Sugar cane crop begins with hope and a prayer
All parties in the sugar industry appear optimistic as the 2011 crop got under way on Wednesday, December 15, but sobered no less by the recent threat of closure.
The crop opening was livelier than normal because both BSI, the Belize Sugar Industries, and cane farmers in Corozal and Orange Walk began the crop with a renewed commitment to succeed.
BSI’s Finance Director, Belizario Carballo, told Reporter, that this year’s crop is most significant because its success or failure could determine the future of the industry in Belize - revive the industry or sound its death knell.
The Sugar Industry Research and Development Institute has been revitalized, Carballo said. It is an arm of the Sugar Industry Control Board (SICB), and will provide technical support to cane farmers.
The Institute is not to be confused with the Sugar Cane Production Committee (SCPC), another arm of Sugar Industry Control Board, charged with implementing and supervising the quality control program to which all parties: the government, SICB, BSI and the Belize Sugar Cane Farmers Association subscribe.
Carballo said cane quality will be reflected in the new payment structure which has come into effect, as agreed upon.
The 18 branches of the association, nine from Corozal and nine from Orange Walk, have formed 14 Quality Test Groups. Some of these were able to form groups within themselves because of their large size.
These groups have a dual function - of helping with cane quality and speeding up the time frame for cut cane to reach the mill. This is critical for quality control. The fresher the cane, the more sucrose it produces since fermentation causes a loss of sugar in the cane.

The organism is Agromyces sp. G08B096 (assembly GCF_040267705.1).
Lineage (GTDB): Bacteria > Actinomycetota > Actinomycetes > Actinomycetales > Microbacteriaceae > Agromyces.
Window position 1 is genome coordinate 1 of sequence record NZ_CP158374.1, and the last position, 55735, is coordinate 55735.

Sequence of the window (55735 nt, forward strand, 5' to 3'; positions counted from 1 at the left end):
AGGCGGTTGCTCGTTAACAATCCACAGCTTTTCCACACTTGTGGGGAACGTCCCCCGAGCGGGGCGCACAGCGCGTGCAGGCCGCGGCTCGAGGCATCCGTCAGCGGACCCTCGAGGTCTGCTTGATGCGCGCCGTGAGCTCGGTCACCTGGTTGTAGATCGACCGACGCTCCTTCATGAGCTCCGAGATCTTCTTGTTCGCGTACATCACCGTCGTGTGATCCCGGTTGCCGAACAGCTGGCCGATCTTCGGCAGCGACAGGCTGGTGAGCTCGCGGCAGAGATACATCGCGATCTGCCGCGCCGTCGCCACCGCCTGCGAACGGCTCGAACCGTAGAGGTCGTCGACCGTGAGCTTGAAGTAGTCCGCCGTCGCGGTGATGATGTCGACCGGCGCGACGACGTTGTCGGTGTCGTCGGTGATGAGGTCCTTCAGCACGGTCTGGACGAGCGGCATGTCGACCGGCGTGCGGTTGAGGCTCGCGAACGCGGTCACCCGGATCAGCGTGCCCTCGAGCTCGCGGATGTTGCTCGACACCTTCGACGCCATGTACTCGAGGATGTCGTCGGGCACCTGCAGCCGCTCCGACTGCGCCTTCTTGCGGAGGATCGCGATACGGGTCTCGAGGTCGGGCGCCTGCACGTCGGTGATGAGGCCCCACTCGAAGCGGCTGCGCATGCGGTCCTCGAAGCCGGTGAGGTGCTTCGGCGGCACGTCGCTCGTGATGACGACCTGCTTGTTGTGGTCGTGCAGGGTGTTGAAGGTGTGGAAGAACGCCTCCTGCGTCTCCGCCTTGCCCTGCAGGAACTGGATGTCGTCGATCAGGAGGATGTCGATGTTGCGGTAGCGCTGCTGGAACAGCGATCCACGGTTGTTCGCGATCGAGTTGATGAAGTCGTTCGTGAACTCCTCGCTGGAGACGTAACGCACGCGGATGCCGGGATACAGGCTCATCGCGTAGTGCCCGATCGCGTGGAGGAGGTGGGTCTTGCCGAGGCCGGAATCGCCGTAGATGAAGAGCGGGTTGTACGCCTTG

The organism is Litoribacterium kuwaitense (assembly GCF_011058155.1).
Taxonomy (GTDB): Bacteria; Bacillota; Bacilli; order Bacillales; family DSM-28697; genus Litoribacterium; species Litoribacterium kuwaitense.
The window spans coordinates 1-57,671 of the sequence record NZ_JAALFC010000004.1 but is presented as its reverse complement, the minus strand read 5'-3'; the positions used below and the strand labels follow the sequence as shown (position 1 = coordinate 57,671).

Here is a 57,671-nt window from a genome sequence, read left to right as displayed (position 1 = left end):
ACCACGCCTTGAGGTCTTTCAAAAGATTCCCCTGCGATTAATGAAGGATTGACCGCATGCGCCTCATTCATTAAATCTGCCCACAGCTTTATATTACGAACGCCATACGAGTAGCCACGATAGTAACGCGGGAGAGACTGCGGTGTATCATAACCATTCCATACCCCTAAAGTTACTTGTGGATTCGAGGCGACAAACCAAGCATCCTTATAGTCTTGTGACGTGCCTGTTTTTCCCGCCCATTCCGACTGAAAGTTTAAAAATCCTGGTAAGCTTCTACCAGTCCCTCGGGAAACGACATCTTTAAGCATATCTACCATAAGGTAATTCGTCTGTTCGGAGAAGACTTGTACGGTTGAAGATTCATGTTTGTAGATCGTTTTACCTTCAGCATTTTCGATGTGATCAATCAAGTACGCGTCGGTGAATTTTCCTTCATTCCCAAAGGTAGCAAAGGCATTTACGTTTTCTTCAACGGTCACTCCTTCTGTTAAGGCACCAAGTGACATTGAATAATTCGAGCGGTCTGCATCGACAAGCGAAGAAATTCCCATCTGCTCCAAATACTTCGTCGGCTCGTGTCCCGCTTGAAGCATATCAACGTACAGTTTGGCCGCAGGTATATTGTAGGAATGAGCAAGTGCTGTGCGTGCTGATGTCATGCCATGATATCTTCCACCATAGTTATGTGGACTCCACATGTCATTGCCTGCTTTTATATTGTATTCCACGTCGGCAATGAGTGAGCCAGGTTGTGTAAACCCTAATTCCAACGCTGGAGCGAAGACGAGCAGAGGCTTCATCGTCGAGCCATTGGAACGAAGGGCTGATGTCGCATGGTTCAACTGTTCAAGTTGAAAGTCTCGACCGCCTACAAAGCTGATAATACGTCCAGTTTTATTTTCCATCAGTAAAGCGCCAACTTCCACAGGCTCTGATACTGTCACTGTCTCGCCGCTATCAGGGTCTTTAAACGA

In the past, many tons of sucrose have been lost because cane quality deteriorates while farmers spend hours, even days, waiting in line outside the factory to deliver their sugarcane.
Test groups will now assign the farmers specific time slots, during which farmers of each branch must be able to deliver their cane, eliminating needless congestion and delays at the factory.
Carballo said the European Union’s Accompanying Measures Fund has opened up a $48 million line of credit to the industry.
Some of this money has been used for infrastructural developments, and about $16 million has been allotted to help make this year’s crop better.
The EU fund is to help the industry become more competitive now markets are no longer protected and quotas no longer exist as far as the European sugar market is concerned.
Last year the European Union slashed its imports from ACP (African, Caribbean and Pacific) countries by 22 percent.
Carballo cautioned that all parties need to adhere to the conditions of the signed agreement to ensure long-term stability and success for the sugar industry in Belize. THE REPORTER